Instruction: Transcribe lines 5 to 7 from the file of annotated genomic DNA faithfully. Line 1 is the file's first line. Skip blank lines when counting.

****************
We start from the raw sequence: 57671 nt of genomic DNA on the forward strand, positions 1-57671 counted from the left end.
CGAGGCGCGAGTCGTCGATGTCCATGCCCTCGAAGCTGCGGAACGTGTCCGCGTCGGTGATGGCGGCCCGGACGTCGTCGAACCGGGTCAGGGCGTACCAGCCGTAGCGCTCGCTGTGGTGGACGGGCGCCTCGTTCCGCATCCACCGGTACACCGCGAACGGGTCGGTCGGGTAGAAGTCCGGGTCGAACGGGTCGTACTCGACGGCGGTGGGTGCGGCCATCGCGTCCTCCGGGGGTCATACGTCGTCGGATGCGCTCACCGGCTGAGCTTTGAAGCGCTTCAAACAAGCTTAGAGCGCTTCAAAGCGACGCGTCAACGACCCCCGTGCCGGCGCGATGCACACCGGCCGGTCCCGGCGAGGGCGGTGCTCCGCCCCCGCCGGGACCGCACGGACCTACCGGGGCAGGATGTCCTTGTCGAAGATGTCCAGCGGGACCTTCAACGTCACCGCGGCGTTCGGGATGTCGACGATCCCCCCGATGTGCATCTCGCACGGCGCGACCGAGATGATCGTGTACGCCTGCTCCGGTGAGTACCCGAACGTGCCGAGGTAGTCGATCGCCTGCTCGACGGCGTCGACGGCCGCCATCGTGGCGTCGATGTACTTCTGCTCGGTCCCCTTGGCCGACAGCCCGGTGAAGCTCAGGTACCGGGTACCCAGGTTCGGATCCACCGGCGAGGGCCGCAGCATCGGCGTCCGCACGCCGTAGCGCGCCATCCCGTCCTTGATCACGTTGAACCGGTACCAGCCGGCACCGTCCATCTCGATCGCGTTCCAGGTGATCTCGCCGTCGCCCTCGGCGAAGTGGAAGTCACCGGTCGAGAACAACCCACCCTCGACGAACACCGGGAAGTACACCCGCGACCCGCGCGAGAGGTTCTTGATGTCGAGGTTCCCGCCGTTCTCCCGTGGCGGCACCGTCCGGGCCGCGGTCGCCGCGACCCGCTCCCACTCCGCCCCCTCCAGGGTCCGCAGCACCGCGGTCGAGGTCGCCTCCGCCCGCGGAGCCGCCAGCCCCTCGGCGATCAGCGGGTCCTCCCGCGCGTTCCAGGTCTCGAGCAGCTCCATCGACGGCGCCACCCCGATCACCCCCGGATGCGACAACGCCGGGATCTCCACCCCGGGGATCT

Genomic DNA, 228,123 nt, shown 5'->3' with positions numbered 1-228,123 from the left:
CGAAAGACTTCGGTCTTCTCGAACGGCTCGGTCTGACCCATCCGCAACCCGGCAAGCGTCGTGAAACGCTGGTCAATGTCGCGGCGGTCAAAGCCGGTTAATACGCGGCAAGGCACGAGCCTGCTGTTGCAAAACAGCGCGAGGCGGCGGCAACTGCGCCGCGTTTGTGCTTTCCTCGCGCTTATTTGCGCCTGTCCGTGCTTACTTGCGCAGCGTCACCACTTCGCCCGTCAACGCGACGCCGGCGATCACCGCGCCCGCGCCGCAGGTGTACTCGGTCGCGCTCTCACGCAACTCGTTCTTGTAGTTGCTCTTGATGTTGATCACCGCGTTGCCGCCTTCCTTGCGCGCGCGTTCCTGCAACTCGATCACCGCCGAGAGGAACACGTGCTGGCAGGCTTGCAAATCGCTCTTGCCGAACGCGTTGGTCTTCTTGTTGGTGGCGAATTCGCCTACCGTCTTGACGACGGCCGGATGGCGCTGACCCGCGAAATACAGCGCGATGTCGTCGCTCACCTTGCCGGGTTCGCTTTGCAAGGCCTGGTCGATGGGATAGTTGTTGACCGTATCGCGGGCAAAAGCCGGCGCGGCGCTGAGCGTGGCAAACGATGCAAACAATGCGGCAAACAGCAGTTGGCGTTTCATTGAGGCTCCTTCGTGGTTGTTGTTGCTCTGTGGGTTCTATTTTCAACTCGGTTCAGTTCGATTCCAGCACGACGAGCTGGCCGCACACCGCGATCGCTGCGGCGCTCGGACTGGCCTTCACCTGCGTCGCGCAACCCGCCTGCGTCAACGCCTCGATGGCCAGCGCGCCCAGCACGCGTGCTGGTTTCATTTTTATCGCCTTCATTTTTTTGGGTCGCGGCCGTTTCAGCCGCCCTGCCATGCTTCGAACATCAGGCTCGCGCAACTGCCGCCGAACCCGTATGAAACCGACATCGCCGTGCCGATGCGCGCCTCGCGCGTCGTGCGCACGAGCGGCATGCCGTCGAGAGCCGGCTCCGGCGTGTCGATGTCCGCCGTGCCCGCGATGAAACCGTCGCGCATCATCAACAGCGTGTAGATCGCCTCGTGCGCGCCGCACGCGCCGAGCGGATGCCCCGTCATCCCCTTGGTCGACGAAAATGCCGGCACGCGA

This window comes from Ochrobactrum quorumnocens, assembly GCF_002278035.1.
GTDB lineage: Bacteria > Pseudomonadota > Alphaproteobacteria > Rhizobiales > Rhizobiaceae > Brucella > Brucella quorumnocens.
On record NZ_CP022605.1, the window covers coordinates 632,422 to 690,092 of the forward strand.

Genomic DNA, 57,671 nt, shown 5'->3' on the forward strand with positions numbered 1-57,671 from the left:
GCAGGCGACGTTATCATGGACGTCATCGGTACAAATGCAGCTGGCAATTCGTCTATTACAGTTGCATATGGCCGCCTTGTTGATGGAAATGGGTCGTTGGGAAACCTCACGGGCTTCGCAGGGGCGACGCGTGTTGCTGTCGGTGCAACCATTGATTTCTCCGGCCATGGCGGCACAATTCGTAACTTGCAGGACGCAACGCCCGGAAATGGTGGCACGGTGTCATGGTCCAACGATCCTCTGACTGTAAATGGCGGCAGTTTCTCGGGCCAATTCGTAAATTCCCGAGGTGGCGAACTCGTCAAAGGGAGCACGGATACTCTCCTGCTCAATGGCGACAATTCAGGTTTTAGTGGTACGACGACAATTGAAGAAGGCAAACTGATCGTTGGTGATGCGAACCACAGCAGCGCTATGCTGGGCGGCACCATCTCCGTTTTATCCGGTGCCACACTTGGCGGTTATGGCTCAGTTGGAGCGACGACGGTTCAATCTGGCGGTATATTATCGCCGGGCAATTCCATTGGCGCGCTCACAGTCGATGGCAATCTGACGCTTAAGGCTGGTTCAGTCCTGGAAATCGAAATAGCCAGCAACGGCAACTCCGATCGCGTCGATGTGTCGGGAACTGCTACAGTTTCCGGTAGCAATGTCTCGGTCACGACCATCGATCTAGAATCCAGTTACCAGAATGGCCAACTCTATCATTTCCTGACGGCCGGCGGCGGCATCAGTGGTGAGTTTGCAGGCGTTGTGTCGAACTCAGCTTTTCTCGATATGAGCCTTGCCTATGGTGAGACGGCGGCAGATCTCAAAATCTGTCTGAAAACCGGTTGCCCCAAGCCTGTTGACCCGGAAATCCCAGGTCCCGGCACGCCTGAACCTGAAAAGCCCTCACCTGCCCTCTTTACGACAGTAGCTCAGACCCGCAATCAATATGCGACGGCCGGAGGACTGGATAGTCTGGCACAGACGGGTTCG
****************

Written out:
This window comes from Ochrobactrum quorumnocens, assembly GCF_002278035.1.
GTDB lineage: Bacteria > Pseudomonadota > Alphaproteobacteria > Rhizobiales > Rhizobiaceae > Brucella > Brucella quorumnocens.
On record NZ_CP022605.1, the window covers coordinates 632,422 to 690,092 of the forward strand.